5. Get rid of obsolete technology. Perhaps the only thing that's worse than not using IT to help your business save money is trying to use obsolete technology.
Take a fax machine, for example. "Get rid of it," says Edith Yeung, who organizes the San Francisco Entrepreneur Meetup, a networking group for Bay Area entrepreneurs. Instead of using the traditional fax machine, check out You can save costs for faxing long distance, and you will also save money on paper and save the environment.
The same thing goes for other obsolete technologies such as computer screens that use cathode ray tubes, or old software. These vintage technologies slow down your business and cost money in the form of higher energy bills. Get rid of them and it won't just speed up your processes; it will save your company serious money.

6. Shift more of your business to the Web. Many small retailers have realized they can target incremental revenues by establishing a Web site to sell from, in addition to their brick-and-mortar store, says Les Cowie, the director of business development for Worldwide Brands, a company that online retailers directly with qualified wholesale suppliers.
But why stop there? Using nothing more than a PC and a broadband connection, your small business can leverage the marketing power of the Internet. Social networking sites such as Facebook, LinkedIn and Twitter let you push sales at virtually no cost to your business.

For small businesses, IT isn't a problem. It's a solution. By taking advantage of the technology you already have, outsourcing what you shouldn't be doing, upgrading and rethinking the way your small business uses technology, you can harness the power of low-cost computing for your company.

Christopher Elliott writes about business travel and mobile computing, and publishes a weekly travel newsletter . You can e-mail him or visit his Web site .

Source: Microsoft Small Business Center.

Saturday, June 6, 2009

Social Networking In The Year 3000 :o)

Source: The Next Web.
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How To Be Happy In Business - Venn Diagram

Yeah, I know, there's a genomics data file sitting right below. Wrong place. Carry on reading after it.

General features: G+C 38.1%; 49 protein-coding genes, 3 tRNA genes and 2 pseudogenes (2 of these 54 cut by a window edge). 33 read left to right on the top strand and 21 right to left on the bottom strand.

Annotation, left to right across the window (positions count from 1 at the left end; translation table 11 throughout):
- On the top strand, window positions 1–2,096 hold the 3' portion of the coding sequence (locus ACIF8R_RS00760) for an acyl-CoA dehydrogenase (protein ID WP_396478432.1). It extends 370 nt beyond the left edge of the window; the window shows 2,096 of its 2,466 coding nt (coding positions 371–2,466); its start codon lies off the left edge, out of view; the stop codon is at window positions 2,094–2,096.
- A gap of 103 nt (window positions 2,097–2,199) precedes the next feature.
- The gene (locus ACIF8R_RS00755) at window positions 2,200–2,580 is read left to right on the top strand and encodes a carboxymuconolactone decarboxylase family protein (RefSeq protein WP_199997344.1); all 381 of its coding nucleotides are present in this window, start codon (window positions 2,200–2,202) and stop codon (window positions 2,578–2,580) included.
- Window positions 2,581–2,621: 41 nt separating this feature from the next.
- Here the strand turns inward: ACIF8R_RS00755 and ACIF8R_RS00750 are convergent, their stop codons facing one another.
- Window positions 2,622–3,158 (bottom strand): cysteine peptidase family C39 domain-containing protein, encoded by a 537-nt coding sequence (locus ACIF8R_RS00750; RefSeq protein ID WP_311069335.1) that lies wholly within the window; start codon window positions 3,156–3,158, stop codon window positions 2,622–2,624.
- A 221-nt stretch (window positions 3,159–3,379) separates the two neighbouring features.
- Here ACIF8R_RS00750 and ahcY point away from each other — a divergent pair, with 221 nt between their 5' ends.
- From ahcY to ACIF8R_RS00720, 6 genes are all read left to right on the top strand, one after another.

Source: What Consumes Me.
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7 Essential Steps Before Starting A Business

Yes, there are thousands of businesses you could start, with more emerging daily thanks to new technology and good old-fashioned ingenuity. Yet despite the vast universe of possibilities, there are a few essential steps you need to take before starting a business, any business.

1. Do your market research: Just because you build it or sell it doesn't necessarily mean anyone will buy it. The first essential step is to research your potential market. Who needs what you are offering? Is there space for your product or service in the market or is the market saturated? Is the market national? Is it a niche? Can you define your ideal customers? These are all questions that need to be answered before you even consider starting a business. Too many entrepreneurs have found out the hard way that there was not enough market share for them to capture. Others have realized that their target market audience was far too limited to make their business work.

2. Show yourself the money: You can't start a business without capital. Determine what you have, what you will need and how you will go about getting it. If you plan to seek investor funding or financing, start writing a business plan and practice your pitch. Research the costs associated with your business. Know how much money you'll need and decide where it could come from.